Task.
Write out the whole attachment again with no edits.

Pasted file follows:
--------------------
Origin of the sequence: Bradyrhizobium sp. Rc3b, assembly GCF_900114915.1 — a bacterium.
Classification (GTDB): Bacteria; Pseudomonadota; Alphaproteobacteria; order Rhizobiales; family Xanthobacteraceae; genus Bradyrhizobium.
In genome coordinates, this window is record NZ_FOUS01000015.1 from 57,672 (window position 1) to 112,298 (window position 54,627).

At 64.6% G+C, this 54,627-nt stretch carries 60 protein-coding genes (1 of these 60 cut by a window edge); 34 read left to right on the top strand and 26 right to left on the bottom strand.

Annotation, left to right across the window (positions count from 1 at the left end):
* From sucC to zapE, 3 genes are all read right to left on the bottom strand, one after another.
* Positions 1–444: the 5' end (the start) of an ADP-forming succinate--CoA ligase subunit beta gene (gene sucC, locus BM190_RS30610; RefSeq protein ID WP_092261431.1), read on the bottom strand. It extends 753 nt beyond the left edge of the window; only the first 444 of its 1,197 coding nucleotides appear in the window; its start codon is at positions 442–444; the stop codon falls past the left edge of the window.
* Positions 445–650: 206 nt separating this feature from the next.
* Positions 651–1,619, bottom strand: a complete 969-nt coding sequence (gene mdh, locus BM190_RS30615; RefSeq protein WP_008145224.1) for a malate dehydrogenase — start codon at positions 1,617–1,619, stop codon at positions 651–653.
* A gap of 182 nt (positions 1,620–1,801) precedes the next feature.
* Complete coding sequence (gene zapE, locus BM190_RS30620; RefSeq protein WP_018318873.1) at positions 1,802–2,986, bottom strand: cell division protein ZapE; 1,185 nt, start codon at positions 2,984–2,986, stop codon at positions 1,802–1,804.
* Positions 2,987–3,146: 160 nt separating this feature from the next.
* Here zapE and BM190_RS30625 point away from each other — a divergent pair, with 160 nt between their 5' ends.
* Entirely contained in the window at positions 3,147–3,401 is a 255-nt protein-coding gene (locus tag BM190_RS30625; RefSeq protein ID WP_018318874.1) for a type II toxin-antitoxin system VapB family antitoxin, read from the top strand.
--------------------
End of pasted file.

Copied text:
Origin of the sequence: Bradyrhizobium sp. Rc3b, assembly GCF_900114915.1 — a bacterium.
Classification (GTDB): Bacteria; Pseudomonadota; Alphaproteobacteria; order Rhizobiales; family Xanthobacteraceae; genus Bradyrhizobium.
In genome coordinates, this window is record NZ_FOUS01000015.1 from 57,672 (window position 1) to 112,298 (window position 54,627).

At 64.6% G+C, this 54,627-nt stretch carries 60 protein-coding genes (1 of these 60 cut by a window edge); 34 read left to right on the top strand and 26 right to left on the bottom strand.

Annotation, left to right across the window (positions count from 1 at the left end):
* From sucC to zapE, 3 genes are all read right to left on the bottom strand, one after another.
* Positions 1–444: the 5' end (the start) of an ADP-forming succinate--CoA ligase subunit beta gene (gene sucC, locus BM190_RS30610; RefSeq protein ID WP_092261431.1), read on the bottom strand. It extends 753 nt beyond the left edge of the window; only the first 444 of its 1,197 coding nucleotides appear in the window; its start codon is at positions 442–444; the stop codon falls past the left edge of the window.
* Positions 445–650: 206 nt separating this feature from the next.
* Positions 651–1,619, bottom strand: a complete 969-nt coding sequence (gene mdh, locus BM190_RS30615; RefSeq protein WP_008145224.1) for a malate dehydrogenase — start codon at positions 1,617–1,619, stop codon at positions 651–653.
* A gap of 182 nt (positions 1,620–1,801) precedes the next feature.
* Complete coding sequence (gene zapE, locus BM190_RS30620; RefSeq protein WP_018318873.1) at positions 1,802–2,986, bottom strand: cell division protein ZapE; 1,185 nt, start codon at positions 2,984–2,986, stop codon at positions 1,802–1,804.
* Positions 2,987–3,146: 160 nt separating this feature from the next.
* Here zapE and BM190_RS30625 point away from each other — a divergent pair, with 160 nt between their 5' ends.
* Entirely contained in the window at positions 3,147–3,401 is a 255-nt protein-coding gene (locus tag BM190_RS30625; RefSeq protein ID WP_018318874.1) for a type II toxin-antitoxin system VapB family antitoxin, read from the top strand.